The RadarBox XRange receiver costs $649.95 USD and is available on their store. The box appears to include a full computing unit as well as a custom RTL-SDR receiver, and a built in filter and LNA as well. It is sold as a set that includes receiver, power supply, antenna and cabling. Compared to setting up an ADS-B receiver on your own by purchasing an RTL-SDR, ADS-B LNA/Filter, Antenna and Raspberry Pi separately, the XRange is well over three times more expensive. But it may have some value as an easy to set up and ready to go ADS-B receive system. They write:

1- We have release the brand new RadarBox app for iOS and Android where data sharers are able to see what what their own stations receive using the MyStation feature.

2- We've released the brand new RadarBox XRange receiver, RTL SDR based whcih is being sold and placed all over the world to increase network coverage.

3- Our RadarBox24.com flight tracking portal reached 3 millions viewers per month and, together with our apps, is growing really fast by providing an easy way for Raspberry Pi owners or users with our XRange and Micro RadarBox receivers to share flight data with us and benefit from a free Business account.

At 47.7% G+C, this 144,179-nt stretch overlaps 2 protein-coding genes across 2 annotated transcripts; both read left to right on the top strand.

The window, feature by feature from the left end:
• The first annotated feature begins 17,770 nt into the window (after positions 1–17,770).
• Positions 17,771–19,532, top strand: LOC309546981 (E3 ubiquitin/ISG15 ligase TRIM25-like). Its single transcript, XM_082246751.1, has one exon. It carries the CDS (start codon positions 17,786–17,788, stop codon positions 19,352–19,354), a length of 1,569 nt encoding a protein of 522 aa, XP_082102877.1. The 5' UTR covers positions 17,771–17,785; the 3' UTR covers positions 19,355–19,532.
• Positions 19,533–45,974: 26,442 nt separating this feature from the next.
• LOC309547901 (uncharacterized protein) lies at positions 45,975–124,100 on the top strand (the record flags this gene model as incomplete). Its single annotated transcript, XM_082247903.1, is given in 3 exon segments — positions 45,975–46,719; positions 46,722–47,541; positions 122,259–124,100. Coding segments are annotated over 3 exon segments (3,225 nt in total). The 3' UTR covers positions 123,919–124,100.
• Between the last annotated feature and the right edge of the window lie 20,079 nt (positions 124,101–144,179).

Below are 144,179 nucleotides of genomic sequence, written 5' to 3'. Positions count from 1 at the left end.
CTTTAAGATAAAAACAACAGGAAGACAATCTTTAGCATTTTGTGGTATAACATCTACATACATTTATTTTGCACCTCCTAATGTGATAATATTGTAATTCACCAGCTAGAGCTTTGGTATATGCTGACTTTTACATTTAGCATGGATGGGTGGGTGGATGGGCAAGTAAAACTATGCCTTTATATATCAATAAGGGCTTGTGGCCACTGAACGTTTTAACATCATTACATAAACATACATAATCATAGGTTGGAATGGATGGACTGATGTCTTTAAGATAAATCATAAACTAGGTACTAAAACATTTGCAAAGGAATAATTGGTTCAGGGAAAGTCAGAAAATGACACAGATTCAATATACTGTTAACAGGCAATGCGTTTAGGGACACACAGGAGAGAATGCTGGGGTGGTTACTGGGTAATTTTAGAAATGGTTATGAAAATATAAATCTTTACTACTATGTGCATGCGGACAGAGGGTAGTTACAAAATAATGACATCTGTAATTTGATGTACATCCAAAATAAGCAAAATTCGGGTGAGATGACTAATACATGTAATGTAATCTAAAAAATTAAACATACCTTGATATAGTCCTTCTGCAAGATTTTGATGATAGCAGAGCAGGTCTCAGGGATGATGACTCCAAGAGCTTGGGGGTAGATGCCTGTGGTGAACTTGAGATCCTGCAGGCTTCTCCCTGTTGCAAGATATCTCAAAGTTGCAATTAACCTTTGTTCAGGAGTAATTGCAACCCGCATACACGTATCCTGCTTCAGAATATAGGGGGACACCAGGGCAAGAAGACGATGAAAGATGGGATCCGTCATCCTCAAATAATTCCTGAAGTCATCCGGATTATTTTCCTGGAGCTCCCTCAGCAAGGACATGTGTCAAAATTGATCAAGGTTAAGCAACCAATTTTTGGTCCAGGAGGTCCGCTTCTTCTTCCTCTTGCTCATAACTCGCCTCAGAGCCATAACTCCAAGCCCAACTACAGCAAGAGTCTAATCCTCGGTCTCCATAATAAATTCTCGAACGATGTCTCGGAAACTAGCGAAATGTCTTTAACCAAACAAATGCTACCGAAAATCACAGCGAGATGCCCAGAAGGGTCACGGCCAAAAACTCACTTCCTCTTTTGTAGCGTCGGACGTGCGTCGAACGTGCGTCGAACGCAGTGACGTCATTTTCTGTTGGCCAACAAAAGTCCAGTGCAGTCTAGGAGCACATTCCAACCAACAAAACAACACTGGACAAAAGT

More information:
- Link to our Store where users can buy the XRange receiver and accessories below:
https://www.radarbox24.com/store

- Link to a real-time listing of newly added stations (Raspberry pi, XRange and all other supported receivers)
https://www.radarbox24.com/stations/new-units

- Link for users to install our software on their Raspberry Pi receivers and start sharing data with us (we get up to 5 new added units added to our network daily):
https://www.radarbox24.com/raspberry-pi

- Link to our worldwide station ranking:
https://www.radarbox24.com/stations

- Link to our MyStation, available to data sharers, where they can monitor their own station aircraft, stats and received aircraft listing:
Example for Texas, US: https://www.radarbox24.com/stations/EXTRPI009148
Example for Sweden: https://www.radarbox24.com/stations/EXTRPI006084
Example for Doha Qatar: https://www.radarbox24.com/stations/PGANRB300567

- The MyStation feature is also available on the Android and iOS apps so users can monitor their stations remotely.

XRange Receiver Set
XRange Receiver Set